The Fresh Loaf

News & Information for Amateur Bakers and Artisan Bread Enthusiasts

Humidity or Barometric Pressure....

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the breadman's picture
the breadman

Humidity or Barometric Pressure....

I bake weekly for a small specialty market and have just noticed my dough seems sluggish to proof before baking during extremely humid weather. Am I dreaming? The barometric pressure was high during those times as they were actually 'pleasant' days. Doughs I have baked dozens of times before - formulae I can relie on with proofing I can set my watch to suddenly slows to a crawl setting me back over an hour in my schedule. Maybe it's me. Anyone have ideas or anyone wanna call me crazy?

 

breadman

Mini Oven's picture
Mini Oven

and Eric has a point.  I find these "things" seem to happen more at sea level... just like the weather is letting you know that you're working on the fine line between enough yeast & not enough yeast.  And you really need to raise a loaf.  I add more yeast when the barometer is low or it's a stormy overcast day and my elevation is sea level.  What's your elevation?

Mini O

ehanner's picture
ehanner

Breadman, what part of the country are you from? Usually high humidity comes with low pressure and warmer weather, stable air. The deep south might be an exception.

Eric

the breadman's picture
the breadman

I am at sea level and I live in Bermuda - sub-tropical climate. High pressure is usually pleasant, warm and humid for us. The relative humidity is normally 80-90% with temps still around 75F. - 79F. when I normally start to experience problems. Ideal for us but dough no likey.

breadman

JERSK's picture
JERSK

  80-90% humidity and 75-79 degrees sound like the environment of a dough proofing box. I'd long for temps like that right now. It's snowing and 10. right now I'm in the mountains of Maine , but I usually live on the coast. When the temperature and humidity are like you said, most of the summer, my dough works best, especially the sourdough. I'm at sea level also on an island. I've heard bakers say  the flour reacts differently with different weather. Maybe your flour absorbs a little moisture and the dough is more hydrated. Try adding a little less water or keep your flour in a tightly covered bin.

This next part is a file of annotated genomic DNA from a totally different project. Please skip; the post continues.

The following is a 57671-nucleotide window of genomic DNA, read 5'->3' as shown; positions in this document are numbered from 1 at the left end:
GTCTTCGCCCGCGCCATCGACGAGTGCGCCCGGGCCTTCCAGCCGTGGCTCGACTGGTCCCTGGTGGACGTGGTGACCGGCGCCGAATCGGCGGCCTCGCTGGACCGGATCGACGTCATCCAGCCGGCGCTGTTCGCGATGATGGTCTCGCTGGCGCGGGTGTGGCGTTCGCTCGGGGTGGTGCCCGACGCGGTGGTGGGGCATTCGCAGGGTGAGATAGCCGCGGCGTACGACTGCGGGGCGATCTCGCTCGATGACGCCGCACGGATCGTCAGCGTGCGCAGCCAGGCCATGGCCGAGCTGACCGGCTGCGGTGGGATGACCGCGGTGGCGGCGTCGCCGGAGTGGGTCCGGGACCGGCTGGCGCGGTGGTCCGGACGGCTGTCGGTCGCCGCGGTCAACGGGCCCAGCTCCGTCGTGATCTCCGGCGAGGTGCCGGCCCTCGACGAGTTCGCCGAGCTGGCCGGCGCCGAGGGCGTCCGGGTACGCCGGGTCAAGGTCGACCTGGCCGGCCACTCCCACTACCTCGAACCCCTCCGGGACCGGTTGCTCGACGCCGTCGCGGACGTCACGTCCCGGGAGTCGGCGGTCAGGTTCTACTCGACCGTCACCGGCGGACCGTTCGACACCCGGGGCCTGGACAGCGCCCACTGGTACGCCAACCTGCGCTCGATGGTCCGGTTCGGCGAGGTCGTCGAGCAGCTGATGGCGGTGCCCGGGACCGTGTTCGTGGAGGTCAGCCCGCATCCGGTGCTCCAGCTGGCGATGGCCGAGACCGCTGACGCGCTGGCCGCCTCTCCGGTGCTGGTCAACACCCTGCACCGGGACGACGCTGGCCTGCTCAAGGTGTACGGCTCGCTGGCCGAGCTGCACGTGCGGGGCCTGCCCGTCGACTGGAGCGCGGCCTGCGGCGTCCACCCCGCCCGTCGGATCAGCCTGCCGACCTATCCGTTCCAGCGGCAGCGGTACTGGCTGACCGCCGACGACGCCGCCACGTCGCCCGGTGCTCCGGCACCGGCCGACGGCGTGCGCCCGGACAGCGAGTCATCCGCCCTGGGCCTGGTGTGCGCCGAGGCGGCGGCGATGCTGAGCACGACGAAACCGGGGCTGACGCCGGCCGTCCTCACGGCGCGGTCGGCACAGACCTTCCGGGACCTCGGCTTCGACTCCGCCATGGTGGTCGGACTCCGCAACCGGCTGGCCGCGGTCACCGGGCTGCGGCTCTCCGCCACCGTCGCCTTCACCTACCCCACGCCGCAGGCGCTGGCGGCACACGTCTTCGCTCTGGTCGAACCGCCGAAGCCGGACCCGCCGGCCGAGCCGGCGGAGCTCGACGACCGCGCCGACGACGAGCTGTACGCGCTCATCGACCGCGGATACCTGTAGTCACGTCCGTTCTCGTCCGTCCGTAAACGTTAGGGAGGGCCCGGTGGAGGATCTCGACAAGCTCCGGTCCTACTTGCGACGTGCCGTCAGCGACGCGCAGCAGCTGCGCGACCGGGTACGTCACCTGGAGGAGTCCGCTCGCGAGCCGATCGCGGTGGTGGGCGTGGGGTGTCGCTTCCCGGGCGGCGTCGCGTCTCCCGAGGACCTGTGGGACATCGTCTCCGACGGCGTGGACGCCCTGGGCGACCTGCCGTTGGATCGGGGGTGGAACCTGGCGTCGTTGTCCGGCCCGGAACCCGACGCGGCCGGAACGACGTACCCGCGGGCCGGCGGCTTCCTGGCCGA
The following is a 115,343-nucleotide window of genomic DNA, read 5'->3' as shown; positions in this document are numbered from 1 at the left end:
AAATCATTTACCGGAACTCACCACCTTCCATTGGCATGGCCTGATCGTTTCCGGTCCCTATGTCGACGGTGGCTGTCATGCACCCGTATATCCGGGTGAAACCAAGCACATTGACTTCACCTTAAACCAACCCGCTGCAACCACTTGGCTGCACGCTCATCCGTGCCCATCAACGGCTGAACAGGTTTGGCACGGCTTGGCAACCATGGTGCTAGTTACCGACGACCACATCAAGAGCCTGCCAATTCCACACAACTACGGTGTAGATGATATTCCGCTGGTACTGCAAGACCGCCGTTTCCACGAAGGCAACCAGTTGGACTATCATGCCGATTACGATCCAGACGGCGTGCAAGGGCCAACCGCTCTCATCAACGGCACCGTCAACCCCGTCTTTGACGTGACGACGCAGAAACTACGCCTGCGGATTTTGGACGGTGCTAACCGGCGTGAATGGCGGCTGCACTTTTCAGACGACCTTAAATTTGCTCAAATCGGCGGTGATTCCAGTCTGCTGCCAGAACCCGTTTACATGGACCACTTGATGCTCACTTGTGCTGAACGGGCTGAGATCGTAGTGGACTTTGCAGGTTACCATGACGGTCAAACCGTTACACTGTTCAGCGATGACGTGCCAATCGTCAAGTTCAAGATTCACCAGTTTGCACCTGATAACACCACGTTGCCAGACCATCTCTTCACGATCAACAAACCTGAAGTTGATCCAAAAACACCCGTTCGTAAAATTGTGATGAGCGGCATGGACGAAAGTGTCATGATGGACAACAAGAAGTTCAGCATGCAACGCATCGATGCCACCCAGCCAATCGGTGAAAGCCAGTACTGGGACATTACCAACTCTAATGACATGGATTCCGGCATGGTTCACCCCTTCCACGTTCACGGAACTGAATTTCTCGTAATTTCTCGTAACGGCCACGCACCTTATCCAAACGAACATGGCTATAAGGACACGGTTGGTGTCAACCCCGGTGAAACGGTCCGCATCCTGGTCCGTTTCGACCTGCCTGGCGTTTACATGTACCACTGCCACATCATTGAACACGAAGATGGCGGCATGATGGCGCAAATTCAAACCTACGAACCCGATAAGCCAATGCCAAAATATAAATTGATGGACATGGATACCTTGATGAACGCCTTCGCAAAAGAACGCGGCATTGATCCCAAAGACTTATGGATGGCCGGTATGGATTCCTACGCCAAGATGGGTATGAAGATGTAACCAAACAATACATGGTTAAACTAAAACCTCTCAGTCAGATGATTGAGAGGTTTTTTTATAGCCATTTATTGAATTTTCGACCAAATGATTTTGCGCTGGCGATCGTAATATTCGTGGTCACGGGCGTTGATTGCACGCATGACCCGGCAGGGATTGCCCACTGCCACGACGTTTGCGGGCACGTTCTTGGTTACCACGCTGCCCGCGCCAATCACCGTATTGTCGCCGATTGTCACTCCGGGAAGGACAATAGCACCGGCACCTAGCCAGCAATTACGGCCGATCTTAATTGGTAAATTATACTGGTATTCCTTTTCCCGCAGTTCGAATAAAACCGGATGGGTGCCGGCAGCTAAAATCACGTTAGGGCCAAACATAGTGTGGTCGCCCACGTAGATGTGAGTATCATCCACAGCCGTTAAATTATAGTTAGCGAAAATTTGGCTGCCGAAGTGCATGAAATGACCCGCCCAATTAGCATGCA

bwraith's picture
bwraith

Breadman,

I don't want to sound like I'm calling anyone crazy for thinking there's something going on with humidity. Maybe there is. However, a possible alternate explanation could also be small changes in temperature in the bakery. I know it's probably less of an issue with yeasted breads, but with my sourdough recipes, the difference between 70F and 75F is very noticeable, hours of difference in rise times, now that I have started paying attention to the difference. Is it possible the temperature is a little different?

A possible reason it would be related to humidity could be the air conditioning system or the proofing cabinet, if you have one, behaves differently in high humidity. Many AC systems and proofing cabinets try to adjust for or change humidity in one way or another, which can affect the temperature at the same time. Dehumidification may be accomplished by running the AC and heat together, which can result in somewhat different temperatures, even if the thermostat is set the same. The variations may be small, but it only takes a few degrees change in temperature to affect rise times by an hour, depending on all kinds of factors, of course.

Bill

 

the breadman's picture
the breadman

As above!!!

I'll try the suggestions and look out for any changes.

 breadman